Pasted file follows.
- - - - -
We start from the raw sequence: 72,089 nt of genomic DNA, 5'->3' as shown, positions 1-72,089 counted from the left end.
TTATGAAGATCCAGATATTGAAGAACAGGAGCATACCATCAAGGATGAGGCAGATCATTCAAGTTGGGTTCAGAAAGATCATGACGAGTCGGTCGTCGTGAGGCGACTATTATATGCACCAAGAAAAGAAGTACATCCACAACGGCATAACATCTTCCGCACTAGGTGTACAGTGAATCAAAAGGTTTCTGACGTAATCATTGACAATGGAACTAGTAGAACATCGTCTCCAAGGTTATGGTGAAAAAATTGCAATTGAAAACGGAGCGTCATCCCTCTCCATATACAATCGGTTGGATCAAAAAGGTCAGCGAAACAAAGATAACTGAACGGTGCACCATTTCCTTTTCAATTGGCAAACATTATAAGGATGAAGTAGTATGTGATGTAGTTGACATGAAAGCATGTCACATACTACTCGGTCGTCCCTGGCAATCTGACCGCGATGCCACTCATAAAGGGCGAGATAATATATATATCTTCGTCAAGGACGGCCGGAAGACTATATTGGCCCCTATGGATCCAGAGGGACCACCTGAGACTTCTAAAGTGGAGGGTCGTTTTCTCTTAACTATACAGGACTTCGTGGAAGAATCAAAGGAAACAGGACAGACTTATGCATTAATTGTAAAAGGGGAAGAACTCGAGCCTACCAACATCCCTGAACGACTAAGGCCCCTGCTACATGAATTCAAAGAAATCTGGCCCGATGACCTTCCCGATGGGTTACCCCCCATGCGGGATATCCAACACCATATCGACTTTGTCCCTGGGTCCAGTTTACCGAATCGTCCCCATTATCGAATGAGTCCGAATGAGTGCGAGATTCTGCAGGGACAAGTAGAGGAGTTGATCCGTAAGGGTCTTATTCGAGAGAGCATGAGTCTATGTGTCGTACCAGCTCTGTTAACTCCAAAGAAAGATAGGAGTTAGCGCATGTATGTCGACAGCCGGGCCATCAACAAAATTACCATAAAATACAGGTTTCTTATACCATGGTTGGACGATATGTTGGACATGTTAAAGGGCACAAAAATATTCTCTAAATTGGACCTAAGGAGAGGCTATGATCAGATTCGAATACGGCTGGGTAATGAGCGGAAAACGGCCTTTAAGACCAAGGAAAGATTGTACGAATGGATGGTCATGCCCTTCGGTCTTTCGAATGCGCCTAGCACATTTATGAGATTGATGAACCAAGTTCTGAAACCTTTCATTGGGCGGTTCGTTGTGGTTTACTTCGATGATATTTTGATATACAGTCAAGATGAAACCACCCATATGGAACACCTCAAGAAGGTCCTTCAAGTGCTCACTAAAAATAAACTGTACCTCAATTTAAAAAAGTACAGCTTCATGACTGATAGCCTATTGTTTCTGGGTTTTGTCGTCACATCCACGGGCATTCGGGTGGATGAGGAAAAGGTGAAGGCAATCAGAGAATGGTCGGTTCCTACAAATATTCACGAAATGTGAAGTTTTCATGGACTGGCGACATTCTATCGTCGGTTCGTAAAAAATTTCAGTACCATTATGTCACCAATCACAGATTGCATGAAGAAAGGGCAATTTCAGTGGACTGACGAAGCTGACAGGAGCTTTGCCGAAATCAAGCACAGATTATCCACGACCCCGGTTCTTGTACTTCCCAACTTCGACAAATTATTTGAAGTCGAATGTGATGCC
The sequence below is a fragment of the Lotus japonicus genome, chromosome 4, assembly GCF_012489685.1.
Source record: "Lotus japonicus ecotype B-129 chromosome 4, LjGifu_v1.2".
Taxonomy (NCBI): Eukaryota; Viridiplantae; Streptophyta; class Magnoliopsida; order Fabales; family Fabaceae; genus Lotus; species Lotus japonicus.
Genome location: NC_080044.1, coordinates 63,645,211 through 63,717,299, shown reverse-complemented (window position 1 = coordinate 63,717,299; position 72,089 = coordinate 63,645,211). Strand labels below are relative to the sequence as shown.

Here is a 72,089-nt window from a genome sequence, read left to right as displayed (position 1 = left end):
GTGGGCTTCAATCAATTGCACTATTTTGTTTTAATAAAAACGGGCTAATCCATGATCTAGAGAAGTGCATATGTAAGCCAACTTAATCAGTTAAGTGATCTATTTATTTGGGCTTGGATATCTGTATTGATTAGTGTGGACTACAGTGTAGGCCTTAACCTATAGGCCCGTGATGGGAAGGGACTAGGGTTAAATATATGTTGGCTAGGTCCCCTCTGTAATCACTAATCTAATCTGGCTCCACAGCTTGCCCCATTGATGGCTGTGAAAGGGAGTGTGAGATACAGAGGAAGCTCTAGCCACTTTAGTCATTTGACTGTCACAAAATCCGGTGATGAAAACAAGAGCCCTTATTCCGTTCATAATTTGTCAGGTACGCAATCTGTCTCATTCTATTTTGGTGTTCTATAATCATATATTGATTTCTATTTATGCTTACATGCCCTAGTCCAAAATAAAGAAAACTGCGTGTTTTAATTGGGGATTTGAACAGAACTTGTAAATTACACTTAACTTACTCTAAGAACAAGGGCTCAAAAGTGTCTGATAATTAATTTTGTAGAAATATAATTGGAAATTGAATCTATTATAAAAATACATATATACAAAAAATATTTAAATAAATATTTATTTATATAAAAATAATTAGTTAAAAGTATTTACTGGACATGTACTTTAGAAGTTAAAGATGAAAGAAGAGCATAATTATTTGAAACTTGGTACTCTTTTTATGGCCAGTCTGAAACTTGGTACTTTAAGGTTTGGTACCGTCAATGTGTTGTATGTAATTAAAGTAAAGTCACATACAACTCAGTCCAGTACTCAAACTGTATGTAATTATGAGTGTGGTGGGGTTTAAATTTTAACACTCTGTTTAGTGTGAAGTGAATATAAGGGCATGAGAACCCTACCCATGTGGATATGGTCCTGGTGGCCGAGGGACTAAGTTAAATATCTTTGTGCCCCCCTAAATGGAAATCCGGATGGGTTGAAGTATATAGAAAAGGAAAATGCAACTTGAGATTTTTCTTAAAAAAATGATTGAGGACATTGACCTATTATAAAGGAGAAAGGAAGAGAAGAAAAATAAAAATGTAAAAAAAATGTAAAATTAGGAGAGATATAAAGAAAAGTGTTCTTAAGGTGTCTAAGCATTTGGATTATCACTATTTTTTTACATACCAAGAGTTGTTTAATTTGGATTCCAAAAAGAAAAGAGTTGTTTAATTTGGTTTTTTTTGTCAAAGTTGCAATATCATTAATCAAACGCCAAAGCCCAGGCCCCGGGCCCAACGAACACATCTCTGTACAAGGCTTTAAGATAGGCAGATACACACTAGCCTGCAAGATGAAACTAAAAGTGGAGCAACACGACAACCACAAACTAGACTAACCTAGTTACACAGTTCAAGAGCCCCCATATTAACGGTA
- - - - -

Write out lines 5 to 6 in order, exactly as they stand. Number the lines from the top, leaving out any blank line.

Taxonomy (NCBI): Eukaryota; Viridiplantae; Streptophyta; class Magnoliopsida; order Fabales; family Fabaceae; genus Lotus; species Lotus japonicus.
Genome location: NC_080044.1, coordinates 63,645,211 through 63,717,299, shown reverse-complemented (window position 1 = coordinate 63,717,299; position 72,089 = coordinate 63,645,211). Strand labels below are relative to the sequence as shown.